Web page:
Daniel H. Wilson's 2011 novel, Robopocalypse, drew on the author's extensive education in robotics to craft a compelling and well-conceived take on what happens when technology takes over and how it might operate as a sentient and aggressive entity.
His recently published follow-up novel, Amped, explores similarly well-conceived territory, but this time Wilson focuses on how society might react to the fusion of humanity and technology instead of technology that exists autonomously.
In Amped's not-too-distant future, small brain implants can be used to monitor and regulate conditions like epilepsy, the results of severe head trauma or even augment how people with developmental disabilities function. But the implants can also work like a radioactive spider: supercharging the mental or physical abilities of those bitten, something implant-free humans take issue with as they begin to be surpassed by the "amps."
After The U.S. Supreme Court decides that the implants are not an immutable characteristic but an elective surgery--meaning Brown v. Board of Education and the 14th Amendment do not apply and discrimination against amps is legal and acceptable-- a fierce culture war between natural and implanted Americans begins to turn violent. Millions of Americans are fired from their jobs, evicted from their homes and attacked in the streets, huddling together in camps and rural areas for protection.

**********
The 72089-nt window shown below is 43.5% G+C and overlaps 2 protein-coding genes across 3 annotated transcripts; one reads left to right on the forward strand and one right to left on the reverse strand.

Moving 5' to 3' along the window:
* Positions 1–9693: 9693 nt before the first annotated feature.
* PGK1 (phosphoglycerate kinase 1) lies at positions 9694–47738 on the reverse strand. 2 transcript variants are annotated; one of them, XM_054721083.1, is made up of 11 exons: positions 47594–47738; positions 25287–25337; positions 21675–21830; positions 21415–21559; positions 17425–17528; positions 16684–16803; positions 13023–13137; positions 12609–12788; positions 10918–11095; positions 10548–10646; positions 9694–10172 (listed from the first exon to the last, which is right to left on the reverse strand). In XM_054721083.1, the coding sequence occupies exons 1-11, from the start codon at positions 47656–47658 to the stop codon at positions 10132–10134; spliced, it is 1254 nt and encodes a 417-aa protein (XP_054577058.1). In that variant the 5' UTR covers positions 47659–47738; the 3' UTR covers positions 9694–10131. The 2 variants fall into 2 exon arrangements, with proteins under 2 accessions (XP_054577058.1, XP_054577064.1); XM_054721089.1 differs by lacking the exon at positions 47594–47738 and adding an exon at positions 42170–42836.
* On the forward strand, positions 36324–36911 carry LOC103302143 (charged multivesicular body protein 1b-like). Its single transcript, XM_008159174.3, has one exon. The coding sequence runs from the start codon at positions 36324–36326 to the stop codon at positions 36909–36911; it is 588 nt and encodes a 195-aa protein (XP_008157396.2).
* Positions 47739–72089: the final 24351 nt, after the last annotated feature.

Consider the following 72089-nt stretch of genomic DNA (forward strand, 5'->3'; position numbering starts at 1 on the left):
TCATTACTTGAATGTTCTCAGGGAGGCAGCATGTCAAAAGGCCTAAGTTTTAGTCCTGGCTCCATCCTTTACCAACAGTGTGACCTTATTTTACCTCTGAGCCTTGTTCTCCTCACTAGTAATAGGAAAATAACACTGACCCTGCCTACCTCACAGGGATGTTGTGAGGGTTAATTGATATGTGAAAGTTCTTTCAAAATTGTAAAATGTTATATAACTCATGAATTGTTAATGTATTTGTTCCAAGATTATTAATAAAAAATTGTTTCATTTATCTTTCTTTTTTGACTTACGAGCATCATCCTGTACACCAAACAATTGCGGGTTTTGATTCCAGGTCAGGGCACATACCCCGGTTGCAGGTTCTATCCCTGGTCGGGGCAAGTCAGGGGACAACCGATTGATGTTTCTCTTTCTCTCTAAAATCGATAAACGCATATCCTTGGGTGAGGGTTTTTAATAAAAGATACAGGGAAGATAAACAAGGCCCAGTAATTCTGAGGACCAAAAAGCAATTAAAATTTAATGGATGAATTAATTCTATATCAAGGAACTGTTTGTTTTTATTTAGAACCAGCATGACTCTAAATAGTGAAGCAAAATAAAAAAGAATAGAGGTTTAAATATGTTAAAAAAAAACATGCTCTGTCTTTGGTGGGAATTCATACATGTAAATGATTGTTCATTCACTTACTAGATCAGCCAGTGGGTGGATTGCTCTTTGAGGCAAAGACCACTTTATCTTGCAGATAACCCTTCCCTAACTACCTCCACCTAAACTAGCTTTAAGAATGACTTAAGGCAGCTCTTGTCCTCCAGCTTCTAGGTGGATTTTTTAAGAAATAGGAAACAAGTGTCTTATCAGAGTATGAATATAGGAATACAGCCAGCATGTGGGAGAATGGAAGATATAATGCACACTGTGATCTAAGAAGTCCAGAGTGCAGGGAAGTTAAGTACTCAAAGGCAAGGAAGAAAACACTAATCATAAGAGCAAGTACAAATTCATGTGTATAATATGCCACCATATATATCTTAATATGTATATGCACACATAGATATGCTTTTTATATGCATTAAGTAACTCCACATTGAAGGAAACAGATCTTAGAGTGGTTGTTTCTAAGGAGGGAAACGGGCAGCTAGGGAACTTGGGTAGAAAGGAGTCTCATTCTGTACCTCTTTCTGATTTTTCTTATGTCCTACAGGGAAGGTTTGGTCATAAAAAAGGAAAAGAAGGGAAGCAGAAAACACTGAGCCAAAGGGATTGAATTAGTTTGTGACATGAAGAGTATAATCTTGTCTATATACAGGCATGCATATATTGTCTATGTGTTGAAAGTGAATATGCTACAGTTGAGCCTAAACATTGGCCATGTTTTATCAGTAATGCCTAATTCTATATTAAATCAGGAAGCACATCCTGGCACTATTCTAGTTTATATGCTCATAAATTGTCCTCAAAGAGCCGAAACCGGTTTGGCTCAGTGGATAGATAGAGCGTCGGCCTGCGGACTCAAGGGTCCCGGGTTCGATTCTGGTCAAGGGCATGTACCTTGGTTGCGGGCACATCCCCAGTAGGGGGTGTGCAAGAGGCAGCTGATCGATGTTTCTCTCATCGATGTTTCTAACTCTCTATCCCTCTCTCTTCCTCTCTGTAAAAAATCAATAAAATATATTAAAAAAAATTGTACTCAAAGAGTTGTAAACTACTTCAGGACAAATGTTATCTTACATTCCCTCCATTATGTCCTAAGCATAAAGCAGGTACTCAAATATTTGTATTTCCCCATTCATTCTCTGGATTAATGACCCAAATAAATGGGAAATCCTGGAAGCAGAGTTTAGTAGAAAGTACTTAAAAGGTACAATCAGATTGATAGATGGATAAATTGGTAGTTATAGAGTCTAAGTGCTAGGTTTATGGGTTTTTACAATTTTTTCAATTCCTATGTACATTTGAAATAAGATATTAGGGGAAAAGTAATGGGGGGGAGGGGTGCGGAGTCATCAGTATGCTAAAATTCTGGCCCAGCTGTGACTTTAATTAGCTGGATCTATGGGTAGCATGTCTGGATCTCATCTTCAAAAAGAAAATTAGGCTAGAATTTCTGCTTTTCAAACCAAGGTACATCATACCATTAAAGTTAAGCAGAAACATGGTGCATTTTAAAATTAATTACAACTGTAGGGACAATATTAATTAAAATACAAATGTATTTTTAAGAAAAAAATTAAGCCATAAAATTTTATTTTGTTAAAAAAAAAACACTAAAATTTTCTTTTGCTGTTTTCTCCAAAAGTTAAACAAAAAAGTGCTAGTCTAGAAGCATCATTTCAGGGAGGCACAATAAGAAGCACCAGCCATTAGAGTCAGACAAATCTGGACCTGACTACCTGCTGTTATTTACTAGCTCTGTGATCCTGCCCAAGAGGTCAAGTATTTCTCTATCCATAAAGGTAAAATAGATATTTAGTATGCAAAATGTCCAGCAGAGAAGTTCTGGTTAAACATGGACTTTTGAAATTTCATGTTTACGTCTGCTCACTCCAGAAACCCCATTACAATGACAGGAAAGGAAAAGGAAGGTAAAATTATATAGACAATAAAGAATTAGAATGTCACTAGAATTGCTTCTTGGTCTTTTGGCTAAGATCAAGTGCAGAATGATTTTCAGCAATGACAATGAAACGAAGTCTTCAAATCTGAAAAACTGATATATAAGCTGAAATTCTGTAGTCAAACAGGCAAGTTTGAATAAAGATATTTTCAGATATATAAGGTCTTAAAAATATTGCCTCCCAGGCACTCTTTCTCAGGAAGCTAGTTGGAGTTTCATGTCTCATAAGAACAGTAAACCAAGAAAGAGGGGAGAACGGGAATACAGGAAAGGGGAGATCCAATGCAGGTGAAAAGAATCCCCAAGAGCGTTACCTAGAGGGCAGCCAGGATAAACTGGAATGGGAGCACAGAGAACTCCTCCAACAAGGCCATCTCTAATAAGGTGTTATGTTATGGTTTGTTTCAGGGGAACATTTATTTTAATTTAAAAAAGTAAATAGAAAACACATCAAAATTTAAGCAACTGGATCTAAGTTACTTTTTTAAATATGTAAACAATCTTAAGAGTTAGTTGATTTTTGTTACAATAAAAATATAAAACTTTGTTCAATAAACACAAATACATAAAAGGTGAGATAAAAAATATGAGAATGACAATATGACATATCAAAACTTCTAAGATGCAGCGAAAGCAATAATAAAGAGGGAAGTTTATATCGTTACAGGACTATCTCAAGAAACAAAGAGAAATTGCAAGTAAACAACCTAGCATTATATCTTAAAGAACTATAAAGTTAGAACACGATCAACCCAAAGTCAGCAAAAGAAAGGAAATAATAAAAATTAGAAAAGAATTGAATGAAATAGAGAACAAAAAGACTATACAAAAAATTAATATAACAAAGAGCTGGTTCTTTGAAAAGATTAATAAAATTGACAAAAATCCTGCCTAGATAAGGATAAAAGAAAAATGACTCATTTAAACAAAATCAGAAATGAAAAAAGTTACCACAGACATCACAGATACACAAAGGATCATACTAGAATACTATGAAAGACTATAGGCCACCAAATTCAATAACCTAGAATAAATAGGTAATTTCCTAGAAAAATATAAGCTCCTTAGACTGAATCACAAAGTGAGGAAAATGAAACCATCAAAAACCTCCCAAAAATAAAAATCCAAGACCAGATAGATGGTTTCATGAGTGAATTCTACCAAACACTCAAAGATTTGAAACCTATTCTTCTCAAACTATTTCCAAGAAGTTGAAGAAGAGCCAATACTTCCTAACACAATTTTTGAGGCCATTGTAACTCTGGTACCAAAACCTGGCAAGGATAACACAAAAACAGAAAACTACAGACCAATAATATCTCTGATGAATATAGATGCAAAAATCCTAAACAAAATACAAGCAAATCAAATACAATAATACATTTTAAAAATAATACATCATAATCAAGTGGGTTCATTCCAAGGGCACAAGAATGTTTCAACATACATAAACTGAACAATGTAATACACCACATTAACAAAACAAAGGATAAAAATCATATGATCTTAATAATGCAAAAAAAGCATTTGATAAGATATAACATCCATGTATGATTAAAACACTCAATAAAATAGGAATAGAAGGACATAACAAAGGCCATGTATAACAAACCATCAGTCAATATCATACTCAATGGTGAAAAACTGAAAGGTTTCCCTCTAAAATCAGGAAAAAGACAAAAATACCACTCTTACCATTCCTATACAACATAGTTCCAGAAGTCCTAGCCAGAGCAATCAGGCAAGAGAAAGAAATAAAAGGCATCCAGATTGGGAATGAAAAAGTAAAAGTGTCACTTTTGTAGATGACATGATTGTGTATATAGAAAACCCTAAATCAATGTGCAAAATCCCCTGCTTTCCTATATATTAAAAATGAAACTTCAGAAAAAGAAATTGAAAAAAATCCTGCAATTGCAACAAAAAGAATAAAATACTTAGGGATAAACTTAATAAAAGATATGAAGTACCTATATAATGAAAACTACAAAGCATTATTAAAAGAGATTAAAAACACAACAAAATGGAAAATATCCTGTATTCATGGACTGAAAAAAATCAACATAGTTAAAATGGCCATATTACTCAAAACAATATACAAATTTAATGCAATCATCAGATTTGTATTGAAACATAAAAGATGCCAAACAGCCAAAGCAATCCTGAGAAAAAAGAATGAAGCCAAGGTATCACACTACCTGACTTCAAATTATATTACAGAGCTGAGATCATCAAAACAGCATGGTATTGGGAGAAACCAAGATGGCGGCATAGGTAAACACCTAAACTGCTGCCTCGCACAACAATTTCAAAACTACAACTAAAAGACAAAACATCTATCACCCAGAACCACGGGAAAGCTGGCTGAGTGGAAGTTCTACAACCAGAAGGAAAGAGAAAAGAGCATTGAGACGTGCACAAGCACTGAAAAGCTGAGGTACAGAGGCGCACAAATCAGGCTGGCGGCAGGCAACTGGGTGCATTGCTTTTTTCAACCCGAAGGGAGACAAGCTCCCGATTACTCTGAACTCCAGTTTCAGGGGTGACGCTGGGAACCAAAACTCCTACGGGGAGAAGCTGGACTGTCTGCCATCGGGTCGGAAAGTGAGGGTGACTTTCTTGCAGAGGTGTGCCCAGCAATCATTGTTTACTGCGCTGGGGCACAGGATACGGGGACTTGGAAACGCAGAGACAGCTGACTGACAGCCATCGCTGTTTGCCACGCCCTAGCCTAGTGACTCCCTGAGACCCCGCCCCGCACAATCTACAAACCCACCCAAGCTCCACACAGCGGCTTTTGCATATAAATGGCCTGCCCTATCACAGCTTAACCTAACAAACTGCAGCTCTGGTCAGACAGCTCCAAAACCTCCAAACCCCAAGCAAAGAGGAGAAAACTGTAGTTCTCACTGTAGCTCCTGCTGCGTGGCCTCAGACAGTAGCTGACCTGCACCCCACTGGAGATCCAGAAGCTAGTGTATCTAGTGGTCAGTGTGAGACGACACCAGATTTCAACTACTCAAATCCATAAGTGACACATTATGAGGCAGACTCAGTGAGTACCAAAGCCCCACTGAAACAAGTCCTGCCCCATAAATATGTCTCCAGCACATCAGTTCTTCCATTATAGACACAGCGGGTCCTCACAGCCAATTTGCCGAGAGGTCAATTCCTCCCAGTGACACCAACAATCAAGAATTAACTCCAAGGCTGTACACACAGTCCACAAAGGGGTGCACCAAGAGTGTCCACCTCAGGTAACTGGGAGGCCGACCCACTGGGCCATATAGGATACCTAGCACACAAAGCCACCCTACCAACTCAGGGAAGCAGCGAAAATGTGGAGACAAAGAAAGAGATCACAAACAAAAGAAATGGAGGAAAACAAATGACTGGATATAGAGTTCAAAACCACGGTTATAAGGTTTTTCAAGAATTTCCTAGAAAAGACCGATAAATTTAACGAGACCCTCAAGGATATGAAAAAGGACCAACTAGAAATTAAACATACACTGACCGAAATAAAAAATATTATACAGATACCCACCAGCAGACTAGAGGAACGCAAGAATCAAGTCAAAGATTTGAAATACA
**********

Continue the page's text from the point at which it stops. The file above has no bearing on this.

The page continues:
Caught up in the middle of the madness is former high-school teacher Owen Gray, who has just learned that the implant he thought was managing his epilepsy is actually an experimental military-grade chip that can turn him into a super-soldier, if he allows it to. As Gray's world crumbles around him and he becomes a fugitive from justice, he grapples with the decision of whether to turn to violence and whether it will lead to justice or simply revenge.
Like Robopocalypse, the book is rife with tightly paced action and highly plausible concepts of cybernetic development. And Wilson works in a fair share of humanity as well, including an old-fashioned cyborg-meets-girl love story.
But the book also feels a little rushed, with some of the details of the richly imagined world brushed past in the prose. Images that deserved paragraphs are given sentences and plot points that could have used a page sometimes only get a paragraph. That leaves Amped more of a high-concept action novel in the vein of Michael Crichton than it does a sci-fi classic in the vein of his last book.
On the whole, however, Amped is a compelling and brisk read with a lot more to offer than the average thriller.